Roth IRAs for College Savings?


Roth IRAs for College Savings?

Yes, you can use these accounts to pay for college. Learn the rules and find out if this savings strategy makes sense for you.

I have two sons, ages 4 and 6. If I were to open Roth IRAs for them, could the money be used for college? From what I've read, the 10% early-withdrawal penalty would be waived, but the money would be considered taxable income for them. Is that correct?

You're partially correct. One of the nice things about the Roth IRA is that it's so versatile. You can withdraw contributions to a Roth IRA at any time without paying taxes or a penalty. If you dip into earnings, you'll owe taxes, but you won't be hit with the 10% early-withdrawal penalty if the money is used to pay for college. See Why You Need a Roth IRA for more about the account's flexibility.

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But I'm afraid I have to toss a monkey wrench into your plan: You can't open Roth IRAs for your sons unless they have earned income from a job. And because they are only 4 and 6, I'm guessing that this is not the case.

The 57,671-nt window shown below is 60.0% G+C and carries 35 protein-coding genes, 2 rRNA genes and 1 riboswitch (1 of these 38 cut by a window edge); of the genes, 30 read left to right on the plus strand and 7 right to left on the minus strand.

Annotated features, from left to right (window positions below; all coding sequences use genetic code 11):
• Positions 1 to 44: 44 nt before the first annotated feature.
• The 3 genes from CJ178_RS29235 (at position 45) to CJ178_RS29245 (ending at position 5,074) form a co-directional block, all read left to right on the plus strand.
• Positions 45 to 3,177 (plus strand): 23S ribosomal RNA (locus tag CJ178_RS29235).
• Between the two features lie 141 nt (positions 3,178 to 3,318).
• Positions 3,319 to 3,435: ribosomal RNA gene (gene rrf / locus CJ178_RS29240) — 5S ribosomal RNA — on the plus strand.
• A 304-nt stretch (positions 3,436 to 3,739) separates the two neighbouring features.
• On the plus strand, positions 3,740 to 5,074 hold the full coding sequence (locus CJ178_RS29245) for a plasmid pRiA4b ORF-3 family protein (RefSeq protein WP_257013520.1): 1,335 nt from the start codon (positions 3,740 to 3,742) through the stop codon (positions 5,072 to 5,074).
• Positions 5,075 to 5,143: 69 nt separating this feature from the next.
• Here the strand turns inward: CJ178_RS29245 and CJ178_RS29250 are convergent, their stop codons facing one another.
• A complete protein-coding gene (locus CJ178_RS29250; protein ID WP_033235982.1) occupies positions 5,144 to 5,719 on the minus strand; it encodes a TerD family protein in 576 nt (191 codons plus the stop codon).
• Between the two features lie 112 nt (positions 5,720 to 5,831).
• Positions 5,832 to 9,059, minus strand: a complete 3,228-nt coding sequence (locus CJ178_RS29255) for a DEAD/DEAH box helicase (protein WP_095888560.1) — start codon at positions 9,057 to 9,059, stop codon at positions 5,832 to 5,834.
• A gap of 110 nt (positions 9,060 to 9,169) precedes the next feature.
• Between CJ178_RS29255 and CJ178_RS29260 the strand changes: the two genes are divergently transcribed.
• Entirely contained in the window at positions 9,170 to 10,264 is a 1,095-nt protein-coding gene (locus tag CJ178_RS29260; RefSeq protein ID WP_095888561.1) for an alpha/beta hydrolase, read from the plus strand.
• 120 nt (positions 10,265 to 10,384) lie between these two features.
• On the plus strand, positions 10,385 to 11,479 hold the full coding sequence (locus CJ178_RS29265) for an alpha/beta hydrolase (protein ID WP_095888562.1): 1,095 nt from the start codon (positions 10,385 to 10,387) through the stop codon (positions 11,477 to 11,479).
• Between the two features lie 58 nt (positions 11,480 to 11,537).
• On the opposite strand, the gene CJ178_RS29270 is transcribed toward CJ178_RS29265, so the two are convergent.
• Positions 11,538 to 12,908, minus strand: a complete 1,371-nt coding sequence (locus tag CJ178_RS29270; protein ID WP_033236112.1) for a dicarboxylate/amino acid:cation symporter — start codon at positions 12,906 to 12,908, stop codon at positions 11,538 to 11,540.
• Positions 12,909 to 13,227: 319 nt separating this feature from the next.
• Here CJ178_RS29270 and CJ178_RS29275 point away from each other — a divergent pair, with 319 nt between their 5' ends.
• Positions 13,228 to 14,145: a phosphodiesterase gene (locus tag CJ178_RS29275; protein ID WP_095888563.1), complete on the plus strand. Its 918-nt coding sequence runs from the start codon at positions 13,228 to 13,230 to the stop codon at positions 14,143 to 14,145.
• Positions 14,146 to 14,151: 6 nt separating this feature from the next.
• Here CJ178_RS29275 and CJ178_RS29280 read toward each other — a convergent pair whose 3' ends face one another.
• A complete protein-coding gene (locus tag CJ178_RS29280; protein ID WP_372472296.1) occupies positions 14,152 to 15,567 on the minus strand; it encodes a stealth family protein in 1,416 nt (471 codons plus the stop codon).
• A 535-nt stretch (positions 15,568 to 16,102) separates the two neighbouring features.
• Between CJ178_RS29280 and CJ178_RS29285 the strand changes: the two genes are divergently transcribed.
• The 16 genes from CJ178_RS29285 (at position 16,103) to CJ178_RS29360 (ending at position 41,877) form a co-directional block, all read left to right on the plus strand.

If saving for college is your primary goal, you'd probably be better off opening state-sponsored 529 accounts for your sons. To learn more, read The Ins and Outs of 529 Plans.


What about traditional IRAs?

Can I open a traditional IRA if I'm under 18 and get a tax deduction off my earned income for 2007?

Yes, you can. But Kiplinger's generally recommends that young people open a Roth IRA, which has no upfront tax deduction, because their income tends to be low and they won't miss the tax break. And unlike a traditional IRA, the Roth offers tax-free income in retirement.

But if you feel you need the tax break now, go ahead and open a traditional IRA.

Investment interest as income?

My daughter has a custodial account that earned about $1,000 in interest in 2007. She also worked for the first time last summer and earned about $1,050 at an ice cream store. Can I open a Roth IRA in her name for $2,050 for 2007?


Sorry, no. You can open a Roth IRA -- and by all means do it -- but only for the amount of your daughter's actual earned income, which was $1,050.

Independence not required

I am 20 years old, and during 2007 and 2008 I will earn $13,000 from an internship at a company. I would like to open a Roth IRA and make a contribution for each year. But my parents claim me as a dependent on their tax return. If I open a Roth IRA, will I have to be independent?

No, you won't. You can open your own Roth IRA even if your parents claim you as a dependent. When it comes to opening a Roth, the critical factor is whether you have earned income from a job, which you do.

For more on Roth IRAs for kids, see Can Your Child Open a Roth IRA? and Kid IRA QA.